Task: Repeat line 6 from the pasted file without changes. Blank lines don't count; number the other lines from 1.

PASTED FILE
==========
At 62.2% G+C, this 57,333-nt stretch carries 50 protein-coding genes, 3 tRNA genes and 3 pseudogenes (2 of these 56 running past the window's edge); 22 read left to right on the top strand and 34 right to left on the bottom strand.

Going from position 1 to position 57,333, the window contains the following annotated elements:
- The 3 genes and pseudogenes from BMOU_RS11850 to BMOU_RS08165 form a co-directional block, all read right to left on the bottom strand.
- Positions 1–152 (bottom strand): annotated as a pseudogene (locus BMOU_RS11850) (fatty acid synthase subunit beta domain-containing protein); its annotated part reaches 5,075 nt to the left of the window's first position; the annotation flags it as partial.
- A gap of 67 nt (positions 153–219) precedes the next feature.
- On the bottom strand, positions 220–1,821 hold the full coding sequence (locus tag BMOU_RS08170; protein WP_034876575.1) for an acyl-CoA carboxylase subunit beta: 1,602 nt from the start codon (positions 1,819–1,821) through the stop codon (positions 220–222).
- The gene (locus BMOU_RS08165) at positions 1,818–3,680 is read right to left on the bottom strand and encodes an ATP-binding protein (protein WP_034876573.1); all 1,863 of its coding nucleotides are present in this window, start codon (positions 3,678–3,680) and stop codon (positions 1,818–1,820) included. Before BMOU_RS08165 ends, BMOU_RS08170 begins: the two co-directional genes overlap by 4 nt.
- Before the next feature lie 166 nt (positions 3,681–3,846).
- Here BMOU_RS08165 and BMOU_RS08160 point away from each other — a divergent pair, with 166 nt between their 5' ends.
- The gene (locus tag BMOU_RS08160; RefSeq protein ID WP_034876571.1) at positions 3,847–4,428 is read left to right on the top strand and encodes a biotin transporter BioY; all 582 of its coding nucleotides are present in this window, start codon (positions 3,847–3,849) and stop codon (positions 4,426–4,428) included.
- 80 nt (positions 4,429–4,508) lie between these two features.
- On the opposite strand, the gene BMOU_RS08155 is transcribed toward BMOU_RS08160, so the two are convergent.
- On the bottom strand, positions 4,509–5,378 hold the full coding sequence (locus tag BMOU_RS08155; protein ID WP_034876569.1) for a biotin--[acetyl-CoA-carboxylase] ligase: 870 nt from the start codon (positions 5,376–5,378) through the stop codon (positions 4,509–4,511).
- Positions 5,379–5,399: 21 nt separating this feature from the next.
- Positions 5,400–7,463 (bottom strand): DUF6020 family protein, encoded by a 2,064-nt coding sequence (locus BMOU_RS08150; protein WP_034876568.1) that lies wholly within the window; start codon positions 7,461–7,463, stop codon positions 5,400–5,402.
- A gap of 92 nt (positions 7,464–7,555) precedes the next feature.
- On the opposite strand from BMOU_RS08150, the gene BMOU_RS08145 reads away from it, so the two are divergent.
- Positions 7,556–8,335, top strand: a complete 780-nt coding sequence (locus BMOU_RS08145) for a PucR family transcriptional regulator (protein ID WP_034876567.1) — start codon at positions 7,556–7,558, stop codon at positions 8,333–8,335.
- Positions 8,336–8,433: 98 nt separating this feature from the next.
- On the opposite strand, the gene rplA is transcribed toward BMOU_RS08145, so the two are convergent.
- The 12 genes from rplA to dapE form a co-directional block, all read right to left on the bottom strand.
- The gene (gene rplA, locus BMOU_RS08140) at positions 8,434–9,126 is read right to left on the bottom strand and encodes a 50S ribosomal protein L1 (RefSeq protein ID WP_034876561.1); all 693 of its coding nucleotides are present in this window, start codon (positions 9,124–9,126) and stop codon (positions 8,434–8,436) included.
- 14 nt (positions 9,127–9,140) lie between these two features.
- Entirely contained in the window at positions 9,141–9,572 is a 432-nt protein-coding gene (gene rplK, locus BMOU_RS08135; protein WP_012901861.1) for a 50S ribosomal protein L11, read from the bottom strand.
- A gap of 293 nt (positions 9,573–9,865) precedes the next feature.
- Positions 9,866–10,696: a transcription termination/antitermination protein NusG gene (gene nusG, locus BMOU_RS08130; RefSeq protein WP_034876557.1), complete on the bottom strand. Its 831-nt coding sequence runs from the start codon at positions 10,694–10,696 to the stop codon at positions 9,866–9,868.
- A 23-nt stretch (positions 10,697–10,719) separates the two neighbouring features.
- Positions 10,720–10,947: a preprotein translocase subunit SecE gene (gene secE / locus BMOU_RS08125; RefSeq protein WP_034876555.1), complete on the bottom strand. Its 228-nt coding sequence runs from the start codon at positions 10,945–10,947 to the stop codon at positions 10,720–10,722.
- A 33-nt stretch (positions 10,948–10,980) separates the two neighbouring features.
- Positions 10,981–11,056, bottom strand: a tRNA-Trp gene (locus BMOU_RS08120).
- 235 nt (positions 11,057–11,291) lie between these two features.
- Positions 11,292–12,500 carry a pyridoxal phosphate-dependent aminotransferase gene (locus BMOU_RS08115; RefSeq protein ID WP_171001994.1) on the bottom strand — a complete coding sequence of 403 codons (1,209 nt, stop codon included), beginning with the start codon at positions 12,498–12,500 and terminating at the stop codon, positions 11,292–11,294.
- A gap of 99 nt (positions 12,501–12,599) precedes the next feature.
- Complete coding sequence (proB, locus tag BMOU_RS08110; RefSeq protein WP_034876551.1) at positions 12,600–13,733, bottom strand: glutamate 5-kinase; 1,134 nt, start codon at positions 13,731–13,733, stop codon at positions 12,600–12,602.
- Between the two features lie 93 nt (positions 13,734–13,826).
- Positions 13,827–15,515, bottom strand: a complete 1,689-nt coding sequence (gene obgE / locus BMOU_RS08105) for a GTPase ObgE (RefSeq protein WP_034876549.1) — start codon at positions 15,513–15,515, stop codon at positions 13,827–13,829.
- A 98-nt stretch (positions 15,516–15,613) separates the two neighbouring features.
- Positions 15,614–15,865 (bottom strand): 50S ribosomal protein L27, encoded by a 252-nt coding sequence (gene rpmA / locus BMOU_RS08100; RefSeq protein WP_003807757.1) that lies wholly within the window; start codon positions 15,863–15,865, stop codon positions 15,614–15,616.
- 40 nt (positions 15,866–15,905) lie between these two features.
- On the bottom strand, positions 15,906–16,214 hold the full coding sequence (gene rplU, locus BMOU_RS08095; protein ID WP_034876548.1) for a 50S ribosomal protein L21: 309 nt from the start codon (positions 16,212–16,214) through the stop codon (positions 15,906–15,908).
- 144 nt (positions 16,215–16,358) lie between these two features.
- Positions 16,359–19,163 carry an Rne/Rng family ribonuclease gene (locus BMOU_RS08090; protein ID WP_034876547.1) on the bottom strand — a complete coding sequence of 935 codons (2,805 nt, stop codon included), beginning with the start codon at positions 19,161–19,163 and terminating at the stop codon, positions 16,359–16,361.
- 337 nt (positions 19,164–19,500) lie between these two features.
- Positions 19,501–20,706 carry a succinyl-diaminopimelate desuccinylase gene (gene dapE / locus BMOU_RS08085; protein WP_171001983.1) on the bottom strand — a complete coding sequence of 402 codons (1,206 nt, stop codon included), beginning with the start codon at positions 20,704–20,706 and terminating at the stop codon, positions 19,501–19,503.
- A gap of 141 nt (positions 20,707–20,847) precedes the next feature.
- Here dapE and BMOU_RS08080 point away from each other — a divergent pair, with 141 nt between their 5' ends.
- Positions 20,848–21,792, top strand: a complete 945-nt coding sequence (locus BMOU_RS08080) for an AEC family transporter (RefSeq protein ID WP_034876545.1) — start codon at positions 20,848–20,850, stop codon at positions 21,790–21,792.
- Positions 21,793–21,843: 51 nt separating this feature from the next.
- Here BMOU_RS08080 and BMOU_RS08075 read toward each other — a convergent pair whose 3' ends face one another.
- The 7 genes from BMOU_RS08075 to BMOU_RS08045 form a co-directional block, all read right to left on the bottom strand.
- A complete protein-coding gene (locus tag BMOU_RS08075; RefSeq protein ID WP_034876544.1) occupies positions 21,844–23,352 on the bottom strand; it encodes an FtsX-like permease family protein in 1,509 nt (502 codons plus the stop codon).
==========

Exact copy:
- On the bottom strand, positions 220–1,821 hold the full coding sequence (locus tag BMOU_RS08170; protein WP_034876575.1) for an acyl-CoA carboxylase subunit beta: 1,602 nt from the start codon (positions 1,819–1,821) through the stop codon (positions 220–222).